We all know that humans can be serial killers, but there was a documented case in Tsavo East Africa in the late 1800s which tells of two man-eating lions leaving a deadly path of human carnage in their wake.
Some say although the lions made meals of most of their victims, they might have hunted for sport too because humans don’t fit into their normal dietary needs which calls for higher amounts of protein and larger bones.
The story was the basis of a movie starring Michael Douglas and Val Kilmer called The Ghost and the Darkness, which itself took artistic liberty with the written, terrifying eyewitness accounts by Lt. Col. John Henry Patterson in his book The Man-Eaters of Tsavo.
Patterson, an engineer, was commissioned in 1898 to oversee the construction of a bridge that would span over the Tsavo River for the British railroad. But his mission was delayed several times by two male lions that had developed an odd taste for his staff.
Several thousand workers were employed by Patterson to build the bridge. They lived in an expansive makeshift town consisting of tents and structures which offered very little protection against the harsh savanna ecosystem.
The rogue lions were a part of this biotic community. Unlike their well-known Serengeti counterparts, Tsavo males can be identified by their maneless heads, a detail missing from the movie.
It wasn’t long before Patterson settled into his new surroundings when these bold felines began to attack his men. They would prowl around the encampment, taking turns pulling men from their tents ripping them apart from limb to limb. This went on for a while until the cats stopped showing up, only to return with a vengeance a few months later.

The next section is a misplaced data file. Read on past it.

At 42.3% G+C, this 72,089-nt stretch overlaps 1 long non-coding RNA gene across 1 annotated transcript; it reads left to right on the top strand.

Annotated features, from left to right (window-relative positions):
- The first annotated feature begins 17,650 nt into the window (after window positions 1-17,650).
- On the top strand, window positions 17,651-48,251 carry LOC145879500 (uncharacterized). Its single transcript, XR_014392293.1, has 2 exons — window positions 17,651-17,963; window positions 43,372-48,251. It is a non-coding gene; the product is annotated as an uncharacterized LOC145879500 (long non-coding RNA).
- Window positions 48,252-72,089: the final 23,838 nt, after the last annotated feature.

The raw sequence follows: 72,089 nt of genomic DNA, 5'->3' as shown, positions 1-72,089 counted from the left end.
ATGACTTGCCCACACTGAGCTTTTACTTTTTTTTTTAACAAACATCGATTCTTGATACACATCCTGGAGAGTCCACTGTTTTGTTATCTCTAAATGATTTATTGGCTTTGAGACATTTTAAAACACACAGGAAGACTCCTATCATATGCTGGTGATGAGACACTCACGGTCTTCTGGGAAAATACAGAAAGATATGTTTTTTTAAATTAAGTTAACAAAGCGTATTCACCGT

Upon their return, they increased their murderous rampage. The cats successfully traversed any traps, scare tactics or barbed fencing the men could come up with. What’s more, the cats were working in tandem now.
Scared for their lives construction workers abandoned the project bringing production to a stand still. Completely overwhelmed and sorely behind schedule, British officials were determined to get rid of these maneating pests.
Enter about 20 Indian armed soldiers who did nothing but agitate the cats even further, it was Patterson they wanted and in their pursuit of him, managed to avoid the hired guns.
Which begs the question: Can animals hold a personal vendetta?
These two did according to Patterson. They had become angered at his constant meddling and gunfire. In defiance, he managed to shoot one cat in the leg. It ran off but despite its wound, returned with a thirst for Patterson’s blood.
It was man versus beast until Patterson got the upper hand, took aim and struck the lion in the heart with a bullet, killing it. The beast was over 9-feet-long and required the help of several men to carry it away.
The second lion met with the deadly end of Patterson’s rifle but like its brother also managed to survive, fleeing into the savanna wounded and angry. Eleven days later Patterson found it and shot it 6 more times, once fatally in the head.
Patterson said the cat, even while dying, pawed at a tree branch trying to reach him before taking its last breath.
In all, the cats managed to kill about 135 people, although scientists argue that the number is hyperbolic and lies somewhere in the dozens.
The two cats actually had help from a third, but it was killed before Patterson’s arrival and therefore undocumented.
The giant pelts of Patterson’s spoils would become his household throw rugs for many years before they were sold to the Field Museum in Chicago for $5,000. Curators eventually stuffed them to make a lifelike diorama.
As for why the big cats would hunt human flesh, one Tsavo cat researcher, Bruce Patterson (unrelated to John), said in an interview, they might have done so “because we are slower, weaker and more defenseless.”
You can read James Henry Patterson’s full account in his book, The Man-Eaters of Tsavo.